The Black Church began with Church Planting and its future will depend on the recovery of this movement of reproduction, empowerment, and mission. I recently met with Dr. Hank Voss, World Impact's National Director of Church Planting, and Elder Oscar Owens, an associate pastor at West Angeles COGIC. (Church Of God In Christ) Church. COGIC is one of the largest predominately African American denominations. During our visit we discussed a commitment to church planting, the roots of the denomination and the Black Church, more broadly. Until that moment, I had never truly reflected deeply on the Black Church and Church Planting. I must admit that I had seen Church Planting as a mostly White Evangelical endeavor; I figured I was one of the few African Americans that had sensed a deep call to facilitate church planting movements. I thought a large part of my calling was to bring the Spirit and the biblical theology of Church Planting to the Black Church. After my visit with Elder Owens, I realized my calling was more to be one of many voices assisting in helping the Black Church recover a deep part of its heritage and an essential part of its future.
Like me, some have been led to believe that the White Church grows through Church Planting and the Black Church through Church Splitting. Granted, Church Splitting is a reality in a significant segment of the Black Church and also within the history of the White Church, but Church Planting is a major part of the Black Church narrative. There would be no Black Church if not for Church Planting. This heritage of Black Church Planting must be recovered for the future Black Church. The context of how the first Black Churches were planted can serve as a gift to the whole body of Christ, and therefore inform a more missional approach to all Church Planting Movements.
The Black Church in America was birthed in the oppression, affliction, and suffering of slavery. The first Black Churches were planted illegally in the dark woods, away from the eyes and ears of slave owners who questioned if these church planters were even fully human. For Black people, these church plants were much more than simply containing elements of worship, discipleship, and witness. These church plants were the organic spiritual communities in which the oppressed found the courage and strength to fight for personhood, deliverance, and liberation. There was no separation of evangelism and the social gospel in these church plants. Even without formal institutions for credentialing and theological training, Black Churches were still planted. Without committed funding strategies, Black Churches were still planted. I believe these were both evangelistic and missional churches led by the indigenously oppressed of what was supposedly a Christian nation. The oppressed would have to seek a God beyond the God of the slave owners. The oppressed would have to repent to, seek salvation from, and be empowered by a Christ that looked different than the Christ of the slave owners. They had to teach themselves to read and interpret in many cases and yet the Christ they served was more authentic to the Christ of the Scriptures. What a powerful church planting movement.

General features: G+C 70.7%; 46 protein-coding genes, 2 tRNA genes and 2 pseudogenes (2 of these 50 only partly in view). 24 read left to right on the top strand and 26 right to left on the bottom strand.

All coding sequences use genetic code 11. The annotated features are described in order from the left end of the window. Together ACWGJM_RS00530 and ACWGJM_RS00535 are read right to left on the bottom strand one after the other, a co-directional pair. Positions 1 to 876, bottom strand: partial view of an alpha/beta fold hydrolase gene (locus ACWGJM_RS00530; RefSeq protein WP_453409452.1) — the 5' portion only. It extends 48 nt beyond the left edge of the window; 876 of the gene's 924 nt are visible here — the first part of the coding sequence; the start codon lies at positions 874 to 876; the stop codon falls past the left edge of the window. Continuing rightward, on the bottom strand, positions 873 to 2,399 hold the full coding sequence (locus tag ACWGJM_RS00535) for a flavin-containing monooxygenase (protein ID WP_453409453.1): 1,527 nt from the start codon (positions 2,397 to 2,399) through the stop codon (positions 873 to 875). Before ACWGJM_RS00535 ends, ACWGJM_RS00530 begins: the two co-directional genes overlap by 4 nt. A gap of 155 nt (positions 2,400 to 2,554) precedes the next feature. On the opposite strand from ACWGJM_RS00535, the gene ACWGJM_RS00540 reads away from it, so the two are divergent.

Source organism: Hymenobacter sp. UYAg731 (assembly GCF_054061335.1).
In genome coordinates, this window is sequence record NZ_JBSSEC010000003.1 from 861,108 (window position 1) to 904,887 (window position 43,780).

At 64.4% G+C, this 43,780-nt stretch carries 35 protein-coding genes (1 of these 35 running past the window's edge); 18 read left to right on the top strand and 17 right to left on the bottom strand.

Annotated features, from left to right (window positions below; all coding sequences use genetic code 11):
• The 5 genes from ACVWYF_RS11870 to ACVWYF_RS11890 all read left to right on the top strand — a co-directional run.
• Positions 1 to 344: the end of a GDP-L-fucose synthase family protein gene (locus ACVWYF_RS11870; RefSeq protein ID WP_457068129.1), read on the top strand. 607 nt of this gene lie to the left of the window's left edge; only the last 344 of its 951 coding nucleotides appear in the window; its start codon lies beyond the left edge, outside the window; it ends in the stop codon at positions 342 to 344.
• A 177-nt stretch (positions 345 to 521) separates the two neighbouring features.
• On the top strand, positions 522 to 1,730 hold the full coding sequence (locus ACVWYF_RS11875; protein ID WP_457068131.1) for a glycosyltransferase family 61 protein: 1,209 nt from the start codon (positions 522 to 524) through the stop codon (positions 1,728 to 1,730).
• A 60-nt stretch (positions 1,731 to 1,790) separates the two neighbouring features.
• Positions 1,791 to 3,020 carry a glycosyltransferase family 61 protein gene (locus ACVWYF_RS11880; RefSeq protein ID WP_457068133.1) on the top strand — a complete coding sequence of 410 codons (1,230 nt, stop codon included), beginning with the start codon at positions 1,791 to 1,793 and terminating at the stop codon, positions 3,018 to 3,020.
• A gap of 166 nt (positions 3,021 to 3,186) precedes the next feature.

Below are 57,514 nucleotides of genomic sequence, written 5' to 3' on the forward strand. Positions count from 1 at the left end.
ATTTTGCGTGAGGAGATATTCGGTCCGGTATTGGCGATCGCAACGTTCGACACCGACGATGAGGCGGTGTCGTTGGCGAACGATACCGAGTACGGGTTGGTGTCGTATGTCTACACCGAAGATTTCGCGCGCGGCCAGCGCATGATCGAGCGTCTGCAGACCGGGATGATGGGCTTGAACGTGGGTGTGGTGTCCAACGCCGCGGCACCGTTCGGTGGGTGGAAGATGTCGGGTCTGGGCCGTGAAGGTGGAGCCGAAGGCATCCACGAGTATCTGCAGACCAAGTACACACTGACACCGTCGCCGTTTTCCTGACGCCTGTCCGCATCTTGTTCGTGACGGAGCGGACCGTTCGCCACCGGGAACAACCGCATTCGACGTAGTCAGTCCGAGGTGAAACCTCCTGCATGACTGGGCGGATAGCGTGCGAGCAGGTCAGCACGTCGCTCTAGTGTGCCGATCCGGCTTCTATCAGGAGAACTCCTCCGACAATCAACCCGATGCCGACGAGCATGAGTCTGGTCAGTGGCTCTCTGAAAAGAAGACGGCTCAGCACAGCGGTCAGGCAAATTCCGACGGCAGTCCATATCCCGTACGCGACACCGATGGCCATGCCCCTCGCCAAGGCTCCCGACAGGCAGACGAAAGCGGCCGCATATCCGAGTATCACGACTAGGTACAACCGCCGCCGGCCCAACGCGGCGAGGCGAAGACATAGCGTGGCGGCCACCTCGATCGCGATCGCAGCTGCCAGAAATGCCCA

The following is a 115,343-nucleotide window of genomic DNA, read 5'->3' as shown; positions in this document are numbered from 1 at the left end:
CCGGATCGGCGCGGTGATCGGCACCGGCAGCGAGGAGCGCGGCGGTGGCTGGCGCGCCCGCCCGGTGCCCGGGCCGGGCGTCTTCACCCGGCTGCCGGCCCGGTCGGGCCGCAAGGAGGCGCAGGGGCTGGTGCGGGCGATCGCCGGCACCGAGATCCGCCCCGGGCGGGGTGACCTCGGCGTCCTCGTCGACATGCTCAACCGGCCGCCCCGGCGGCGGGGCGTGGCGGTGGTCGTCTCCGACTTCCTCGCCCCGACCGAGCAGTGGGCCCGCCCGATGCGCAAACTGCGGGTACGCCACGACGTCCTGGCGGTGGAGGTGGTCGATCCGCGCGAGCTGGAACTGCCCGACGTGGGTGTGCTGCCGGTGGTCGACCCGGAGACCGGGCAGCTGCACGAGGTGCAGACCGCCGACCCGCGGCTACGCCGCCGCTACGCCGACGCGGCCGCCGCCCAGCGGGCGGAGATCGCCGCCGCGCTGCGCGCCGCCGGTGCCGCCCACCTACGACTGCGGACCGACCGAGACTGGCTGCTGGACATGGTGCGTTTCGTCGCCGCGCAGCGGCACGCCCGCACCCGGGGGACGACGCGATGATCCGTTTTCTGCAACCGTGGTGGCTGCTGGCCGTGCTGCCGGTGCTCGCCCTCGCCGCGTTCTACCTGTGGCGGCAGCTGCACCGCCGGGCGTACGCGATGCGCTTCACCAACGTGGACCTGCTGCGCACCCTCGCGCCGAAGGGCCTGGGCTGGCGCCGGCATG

This Black Church Planting heritage led to Black Churches that were leadership- and community- development centers during Jim Crow segregation. Black colleges, businesses, and social organizations came into existence because of this Black Church Planting heritage. The roots of this church planting movement provided fuel for what would eventually become the Civil Rights Movement.
The roots of Black Church Planting could be the very medicine needed to inject into today's Black Church, informing the broader body of Christ toward a more biblical and missional understanding. You see, the roots of Black Church Planting aren't very different from the church planting movements of Scripture. The first Christian Churches were planted under the oppression of the Roman Empire and religious power structures. Saul (before he was Paul) was known as a zealous religious Jew and Roman citizen who persecuted Christian church planters. Biblical Church Planting was done by Jewish, multi-ethnic, multicultural, minorities and oppressed people. The roots of church planting biblically were about evangelism, discipleship, empowerment, and liberation. This is exactly the kind of church planting movement we need in some places today. In many under-resourced nations these types of indigenous movements are already taking place. My own nation must live into this more proactively. In the United States, church planting often appears to begin with the privileged and the resourced in mind. Black Church Planting and biblical church planting seems to begin with the poor, oppressed, and marginalized.
At World Impact we are about facilitating church planting movements among the unreached urban poor in the United States and beyond. We also see the empowerment and training of indigenous leaders as a key part of this endeavor. We believe this is central to biblical church planting – it's a way to recover the initial church planting DNA of the Black Church as well as some of the European immigrant history of church planting in this nation.